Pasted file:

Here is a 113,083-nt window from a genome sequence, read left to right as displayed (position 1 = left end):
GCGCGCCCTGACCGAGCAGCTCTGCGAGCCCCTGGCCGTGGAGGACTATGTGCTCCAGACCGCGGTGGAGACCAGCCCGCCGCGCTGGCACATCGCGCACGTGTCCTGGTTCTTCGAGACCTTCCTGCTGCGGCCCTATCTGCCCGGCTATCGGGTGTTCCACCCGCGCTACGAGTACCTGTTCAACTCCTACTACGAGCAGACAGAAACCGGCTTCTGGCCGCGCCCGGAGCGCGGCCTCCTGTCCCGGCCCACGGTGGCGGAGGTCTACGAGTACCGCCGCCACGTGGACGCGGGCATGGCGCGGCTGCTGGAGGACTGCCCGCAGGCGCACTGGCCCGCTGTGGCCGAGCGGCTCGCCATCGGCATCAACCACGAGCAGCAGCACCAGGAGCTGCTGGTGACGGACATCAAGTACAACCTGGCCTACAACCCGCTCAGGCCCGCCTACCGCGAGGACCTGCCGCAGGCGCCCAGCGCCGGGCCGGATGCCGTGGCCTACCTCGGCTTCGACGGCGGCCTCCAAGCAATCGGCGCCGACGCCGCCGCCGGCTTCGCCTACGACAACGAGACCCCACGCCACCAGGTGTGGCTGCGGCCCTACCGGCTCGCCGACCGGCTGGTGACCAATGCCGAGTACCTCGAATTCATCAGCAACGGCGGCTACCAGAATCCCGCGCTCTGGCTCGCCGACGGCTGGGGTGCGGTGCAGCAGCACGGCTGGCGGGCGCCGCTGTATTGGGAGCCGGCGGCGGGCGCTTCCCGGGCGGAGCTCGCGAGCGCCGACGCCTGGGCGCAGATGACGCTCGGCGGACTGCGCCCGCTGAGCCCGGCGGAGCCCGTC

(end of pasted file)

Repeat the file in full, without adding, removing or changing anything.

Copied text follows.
Here is a 113,083-nt window from a genome sequence, read left to right as displayed (position 1 = left end):
GCGCGCCCTGACCGAGCAGCTCTGCGAGCCCCTGGCCGTGGAGGACTATGTGCTCCAGACCGCGGTGGAGACCAGCCCGCCGCGCTGGCACATCGCGCACGTGTCCTGGTTCTTCGAGACCTTCCTGCTGCGGCCCTATCTGCCCGGCTATCGGGTGTTCCACCCGCGCTACGAGTACCTGTTCAACTCCTACTACGAGCAGACAGAAACCGGCTTCTGGCCGCGCCCGGAGCGCGGCCTCCTGTCCCGGCCCACGGTGGCGGAGGTCTACGAGTACCGCCGCCACGTGGACGCGGGCATGGCGCGGCTGCTGGAGGACTGCCCGCAGGCGCACTGGCCCGCTGTGGCCGAGCGGCTCGCCATCGGCATCAACCACGAGCAGCAGCACCAGGAGCTGCTGGTGACGGACATCAAGTACAACCTGGCCTACAACCCGCTCAGGCCCGCCTACCGCGAGGACCTGCCGCAGGCGCCCAGCGCCGGGCCGGATGCCGTGGCCTACCTCGGCTTCGACGGCGGCCTCCAAGCAATCGGCGCCGACGCCGCCGCCGGCTTCGCCTACGACAACGAGACCCCACGCCACCAGGTGTGGCTGCGGCCCTACCGGCTCGCCGACCGGCTGGTGACCAATGCCGAGTACCTCGAATTCATCAGCAACGGCGGCTACCAGAATCCCGCGCTCTGGCTCGCCGACGGCTGGGGTGCGGTGCAGCAGCACGGCTGGCGGGCGCCGCTGTATTGGGAGCCGGCGGCGGGCGCTTCCCGGGCGGAGCTCGCGAGCGCCGACGCCTGGGCGCAGATGACGCTCGGCGGACTGCGCCCGCTGAGCCCGGCGGAGCCCGTC